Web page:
The lyrics to ‘O Canada’ are getting their first edit since 1926.
Yesterday, the Canadian Senate passed a bill that would give Canada’s national anthem a gender neutral update. Pending royal assent from the Queen, the lyrics “in all thy sons command” will be replaced by “in all of us command.”
Prime Minister Justin Trudeau lauded the decision as a positive step towards gender equality.
Mauril’s bill to make O Canada gender neutral passed third reading in the Senate tonight – another positive step towards gender equality. #inallofuscommand
— Justin Trudeau (@JustinTrudeau) February 1, 2018
The proposed change was first introduced in 1990, when Toronto City Council formally recommended the Canadian government alter two lines of the anthem. (The other was changing “our home and native land” to “our home and cherished land”). At the time, Councillor Howard Moscoe argued “sons” implied “that women can’t feel true patriotism or love for Canada.”
A dozen attempts to change the lyrics has been made since, all of which were denied. The most recent proposal was passed by the House of Commons in 2016. It had stalled in the Senate in the face of Conservative opposition before yesterday’s decision.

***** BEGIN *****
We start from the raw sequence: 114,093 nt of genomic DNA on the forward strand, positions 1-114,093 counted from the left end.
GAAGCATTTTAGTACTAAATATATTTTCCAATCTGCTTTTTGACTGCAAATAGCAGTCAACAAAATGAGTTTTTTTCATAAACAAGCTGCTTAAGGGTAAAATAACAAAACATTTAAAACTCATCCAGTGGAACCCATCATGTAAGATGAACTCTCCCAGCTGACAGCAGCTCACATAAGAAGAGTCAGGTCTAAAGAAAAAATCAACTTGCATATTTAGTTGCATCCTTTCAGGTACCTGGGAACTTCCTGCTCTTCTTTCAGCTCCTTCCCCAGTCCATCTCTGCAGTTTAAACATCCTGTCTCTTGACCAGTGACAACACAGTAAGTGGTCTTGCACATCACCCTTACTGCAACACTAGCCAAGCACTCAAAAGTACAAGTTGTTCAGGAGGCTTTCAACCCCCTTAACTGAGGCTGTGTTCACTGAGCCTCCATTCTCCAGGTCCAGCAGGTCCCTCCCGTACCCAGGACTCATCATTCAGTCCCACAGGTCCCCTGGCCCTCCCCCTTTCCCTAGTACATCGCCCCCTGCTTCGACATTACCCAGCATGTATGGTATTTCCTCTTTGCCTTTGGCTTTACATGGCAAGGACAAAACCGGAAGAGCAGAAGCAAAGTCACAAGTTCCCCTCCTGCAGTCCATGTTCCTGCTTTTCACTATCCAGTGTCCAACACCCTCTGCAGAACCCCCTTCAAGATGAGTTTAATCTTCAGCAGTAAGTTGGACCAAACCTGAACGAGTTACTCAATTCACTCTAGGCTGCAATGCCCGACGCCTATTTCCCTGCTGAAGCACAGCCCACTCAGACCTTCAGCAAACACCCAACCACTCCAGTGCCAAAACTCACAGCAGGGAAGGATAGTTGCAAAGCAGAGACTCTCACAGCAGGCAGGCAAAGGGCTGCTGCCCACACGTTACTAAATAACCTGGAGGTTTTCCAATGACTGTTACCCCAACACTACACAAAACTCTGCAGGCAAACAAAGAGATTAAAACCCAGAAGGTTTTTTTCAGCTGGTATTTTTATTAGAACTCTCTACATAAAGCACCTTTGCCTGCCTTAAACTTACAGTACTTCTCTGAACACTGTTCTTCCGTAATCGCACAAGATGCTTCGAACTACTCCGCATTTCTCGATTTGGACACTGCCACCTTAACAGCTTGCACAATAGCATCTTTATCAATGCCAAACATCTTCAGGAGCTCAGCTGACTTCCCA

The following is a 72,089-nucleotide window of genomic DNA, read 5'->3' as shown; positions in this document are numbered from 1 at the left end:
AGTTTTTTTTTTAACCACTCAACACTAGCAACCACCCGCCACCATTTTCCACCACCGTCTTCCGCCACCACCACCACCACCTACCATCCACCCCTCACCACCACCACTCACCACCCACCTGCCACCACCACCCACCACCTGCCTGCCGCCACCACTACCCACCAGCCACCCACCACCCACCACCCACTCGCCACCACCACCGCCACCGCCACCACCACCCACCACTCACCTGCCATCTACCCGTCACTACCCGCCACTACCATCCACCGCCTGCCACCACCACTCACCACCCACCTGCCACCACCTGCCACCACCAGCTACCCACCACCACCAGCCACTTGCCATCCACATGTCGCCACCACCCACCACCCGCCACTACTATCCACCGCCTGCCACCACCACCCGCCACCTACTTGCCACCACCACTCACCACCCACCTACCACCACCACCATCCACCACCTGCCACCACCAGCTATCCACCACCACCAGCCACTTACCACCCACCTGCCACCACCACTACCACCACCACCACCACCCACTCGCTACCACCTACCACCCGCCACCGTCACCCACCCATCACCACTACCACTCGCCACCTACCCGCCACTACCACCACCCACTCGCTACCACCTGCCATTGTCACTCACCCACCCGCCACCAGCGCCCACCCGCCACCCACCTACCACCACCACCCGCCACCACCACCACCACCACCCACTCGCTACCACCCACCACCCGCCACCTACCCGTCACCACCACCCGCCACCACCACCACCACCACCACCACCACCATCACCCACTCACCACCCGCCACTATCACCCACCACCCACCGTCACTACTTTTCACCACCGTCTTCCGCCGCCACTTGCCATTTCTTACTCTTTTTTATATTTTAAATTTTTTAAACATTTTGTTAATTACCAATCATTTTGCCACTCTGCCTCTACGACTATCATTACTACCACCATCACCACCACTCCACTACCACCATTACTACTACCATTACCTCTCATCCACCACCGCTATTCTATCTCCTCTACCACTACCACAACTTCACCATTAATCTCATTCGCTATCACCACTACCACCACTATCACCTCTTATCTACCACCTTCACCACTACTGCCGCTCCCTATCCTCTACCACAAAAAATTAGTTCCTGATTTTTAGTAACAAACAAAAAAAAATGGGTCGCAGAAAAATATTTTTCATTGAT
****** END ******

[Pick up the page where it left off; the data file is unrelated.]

Twitter, of course, was ablaze with hot takes on the matter…
— Prem 🇨🇦👌🏻🙏🏻💕 (@Prem_S) February 1, 2018
Exciting news! The Senate just passed Bill C-210 changing the words to O Canada to the gender-neutral “in all of us command” Thanks to the late Mauril Belanger whose dream is now fulfilled.
— Pam Damoff 🇨🇦 (@PamDamoff) January 31, 2018
Was there really a great outcry amongst Canadians to change the lyrics to "O Canada", or was this an extended and expensive PR stunt for politicians?
— Crumbsworth (@MrCrumbsbody) February 1, 2018
They made O Canada gender neutral.
People of course throw a fit.
They changed what, a single line? Suck it up. How often do you sing it, and how important is that one small part of it that it really bothers you that much?
— Nefarious Seraph (@KamiNoKageNS) February 1, 2018
— Anthea Keenan (@SwingingJam) February 1, 2018
Controversy was not limited to simply changing the lyrics, either. Many also criticized the manner in which the vote came to be.
Independent Ontario Senator Frances Lankin introduced what’s called a “dilatory motion” to end debate on the matter and push it directly to a vote on Tuesday. The majority of Canada’s Conservatives considered this to be an affront to democracy.
“When a majority of individuals decide to shut down discourse in this place, democracy dies. We need to be very wary of tools that muzzle debate … that is the fundamental right you have, to get up and speak on any piece of legislation, none of us have the right to take that away,” said Conservative Senator Leo Housakos before the vote.
— Sen. Denise Batters (@denisebatters) January 31, 2018
When it came time to vote, the chamber was filled almost exclusively with Independents and Liberals as Conservatives boycotted the occasion.
It remains to be seen which hockey team will be the first to adopt the revised anthem during their pre-game routine.